We report the clinical and microbiological characteristics of 11 cases of Aeromonas hydrophila infection of skin and soft tissue, and we review the English-language literature on such infections. Of our 11 patients, seven (64%) presented to the hospital between the months of May and September (inclusive). Three patients (27%) had an underlying systemic illness, and two (18%) had nosocomially acquired infection. The nine patients with community-acquired infection had all experienced antecedent trauma, and seven (78%) of these nine reported recent exposure to freshwater. All patients had clinical evidence of soft-tissue inflammation, and nine (82%) had fever. Four wounds were characterized by a foul odor. The infection was polymicrobial in nine cases (82%). Treatment included the administration of antibiotics in nine instances, but empirical antimicrobial therapy provided coverage against Aeromonas in only two cases. Ten patients required surgical management of their wounds. Posttraumatic wound infections with a history of freshwater exposure should alert the clinician to the possible presence of A. hydrophila. Prompt surgical evaluation of wounds in combination with appropriate antibiotic therapy is recommended for the management of these infections.

An Observational Study of 11 French Liver Transplant Recipients Infected with Human Immunodeficiency Virus Type 1

December 1994


12 Reads

We report the clinical and biological course of infection with human immunodeficiency virus (HIV) type 1 in 11 liver transplant recipients who acquired this infection between 1985 and 1987. Eight patients were infected by blood or blood products from graft-related transfusions and one by the graft itself; the remaining two patients were infected after transplantation and had independent risk factors. All patients received a triple-drug immunosuppressive regimen including cyclosporine. The mean duration of follow-up after liver transplantation was 52 months (standard error, ±32 months). Chronic graft rejection was documented in four cases. The cumulative incidences of HIV-related complications and HIV-related deaths were 82% and 27%, respectively. Three patients died rapidly of HIV disease. The survival rate 7 years after transplantation was 36% among the 11 HIV-infected patients, whereas it was ∼70% among HIV-negative liver transplant recipients during the same period. The course of HIV infection in the four survivors did not appear to differ from that in other patients infected by blood transfusion.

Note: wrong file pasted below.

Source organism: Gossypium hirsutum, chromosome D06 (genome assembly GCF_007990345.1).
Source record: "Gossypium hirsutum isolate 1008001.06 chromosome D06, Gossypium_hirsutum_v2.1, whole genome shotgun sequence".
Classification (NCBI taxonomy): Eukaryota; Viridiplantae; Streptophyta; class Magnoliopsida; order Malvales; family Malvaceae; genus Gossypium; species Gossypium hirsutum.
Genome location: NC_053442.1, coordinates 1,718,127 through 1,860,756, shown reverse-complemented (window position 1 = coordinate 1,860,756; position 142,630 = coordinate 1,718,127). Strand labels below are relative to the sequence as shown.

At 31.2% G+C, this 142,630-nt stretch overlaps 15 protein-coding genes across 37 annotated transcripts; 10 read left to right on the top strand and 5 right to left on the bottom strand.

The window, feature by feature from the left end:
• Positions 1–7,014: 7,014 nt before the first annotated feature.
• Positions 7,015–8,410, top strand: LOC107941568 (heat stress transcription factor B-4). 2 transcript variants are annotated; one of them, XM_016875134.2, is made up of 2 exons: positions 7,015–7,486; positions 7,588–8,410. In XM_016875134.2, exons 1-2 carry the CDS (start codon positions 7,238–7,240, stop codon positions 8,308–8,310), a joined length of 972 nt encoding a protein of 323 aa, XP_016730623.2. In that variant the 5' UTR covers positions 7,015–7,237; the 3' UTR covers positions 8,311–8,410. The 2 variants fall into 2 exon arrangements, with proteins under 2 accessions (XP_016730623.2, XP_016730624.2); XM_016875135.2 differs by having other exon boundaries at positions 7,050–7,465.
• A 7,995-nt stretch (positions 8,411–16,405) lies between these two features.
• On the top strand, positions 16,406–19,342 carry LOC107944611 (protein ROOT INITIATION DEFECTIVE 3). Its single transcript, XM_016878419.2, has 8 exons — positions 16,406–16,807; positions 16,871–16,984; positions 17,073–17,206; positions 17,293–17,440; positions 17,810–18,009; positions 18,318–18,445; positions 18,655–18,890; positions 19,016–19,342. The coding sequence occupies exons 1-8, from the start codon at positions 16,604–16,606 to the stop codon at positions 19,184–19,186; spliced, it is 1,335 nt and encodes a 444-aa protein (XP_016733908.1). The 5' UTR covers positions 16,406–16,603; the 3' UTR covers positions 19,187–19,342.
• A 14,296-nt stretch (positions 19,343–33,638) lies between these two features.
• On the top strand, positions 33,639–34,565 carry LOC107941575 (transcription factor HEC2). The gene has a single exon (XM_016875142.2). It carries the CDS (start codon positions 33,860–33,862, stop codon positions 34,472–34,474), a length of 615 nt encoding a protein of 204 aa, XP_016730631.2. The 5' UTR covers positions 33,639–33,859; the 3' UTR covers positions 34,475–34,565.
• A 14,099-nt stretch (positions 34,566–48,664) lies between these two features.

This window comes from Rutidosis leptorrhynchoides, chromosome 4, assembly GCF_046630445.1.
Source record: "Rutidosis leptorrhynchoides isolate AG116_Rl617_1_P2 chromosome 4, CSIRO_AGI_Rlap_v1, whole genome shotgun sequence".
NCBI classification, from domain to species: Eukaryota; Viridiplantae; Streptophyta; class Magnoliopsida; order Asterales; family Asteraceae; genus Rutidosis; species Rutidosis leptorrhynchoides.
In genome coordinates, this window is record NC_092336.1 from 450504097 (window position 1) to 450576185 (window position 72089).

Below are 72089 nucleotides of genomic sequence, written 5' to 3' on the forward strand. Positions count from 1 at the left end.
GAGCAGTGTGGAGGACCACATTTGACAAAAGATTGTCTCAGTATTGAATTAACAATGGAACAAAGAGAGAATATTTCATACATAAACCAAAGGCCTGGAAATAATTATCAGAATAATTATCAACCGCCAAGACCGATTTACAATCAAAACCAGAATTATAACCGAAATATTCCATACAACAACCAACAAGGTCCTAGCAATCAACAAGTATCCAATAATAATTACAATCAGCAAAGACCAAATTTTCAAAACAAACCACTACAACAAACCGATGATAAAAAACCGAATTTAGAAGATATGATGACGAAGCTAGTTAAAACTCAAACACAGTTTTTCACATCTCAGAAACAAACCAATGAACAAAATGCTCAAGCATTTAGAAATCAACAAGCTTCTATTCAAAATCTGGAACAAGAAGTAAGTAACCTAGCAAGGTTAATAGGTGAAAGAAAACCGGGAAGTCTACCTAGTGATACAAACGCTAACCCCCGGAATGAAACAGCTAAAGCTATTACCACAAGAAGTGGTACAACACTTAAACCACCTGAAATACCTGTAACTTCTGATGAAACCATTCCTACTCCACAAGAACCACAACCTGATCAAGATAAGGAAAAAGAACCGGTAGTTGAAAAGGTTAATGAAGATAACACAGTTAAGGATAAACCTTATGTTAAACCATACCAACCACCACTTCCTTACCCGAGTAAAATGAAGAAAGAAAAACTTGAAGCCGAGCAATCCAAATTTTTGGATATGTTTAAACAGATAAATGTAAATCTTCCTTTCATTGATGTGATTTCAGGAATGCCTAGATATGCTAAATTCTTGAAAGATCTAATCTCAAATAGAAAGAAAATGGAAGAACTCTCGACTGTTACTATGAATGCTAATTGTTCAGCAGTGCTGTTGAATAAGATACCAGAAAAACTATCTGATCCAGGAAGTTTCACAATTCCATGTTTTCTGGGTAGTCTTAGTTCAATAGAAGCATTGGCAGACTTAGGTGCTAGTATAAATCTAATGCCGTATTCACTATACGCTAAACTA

Figure 1. Major events and important biological markers during the posttransplantation period. Elevated creatinine level was defined as 12 mg/ dL. Allo BMT, allogenic bone marrow transplantation; Gran., granulocytopenia (polymorphonuclear cell count, !500 cells/mL); GVHD, graft-versus-host disease; HC, hemorrhagic cystitis; Lymp., lymphocytopenia (T lymphocyte count, !200 cells/mL).  
Intravesical Instillation of Cidofovir in the Treatment of Hemorrhagic Cystitis Caused by Adenovirus Type 11 in a Bone Marrow Transplant Recipient

February 2005


471 Reads

Hemorrhagic cystitis that occurs late after bone marrow transplantation (BMT) in BMT recipients is often associated with adenovirus or polyomavirus BK infections. Intravesical instillation of cidofovir in a BMT recipient with intractable hemorrhagic cystitis resulted in clinical improvement. Local cidofovir therapy for viral hemorrhagic cystitis could be an alternative to intravenous administration of cidofovir.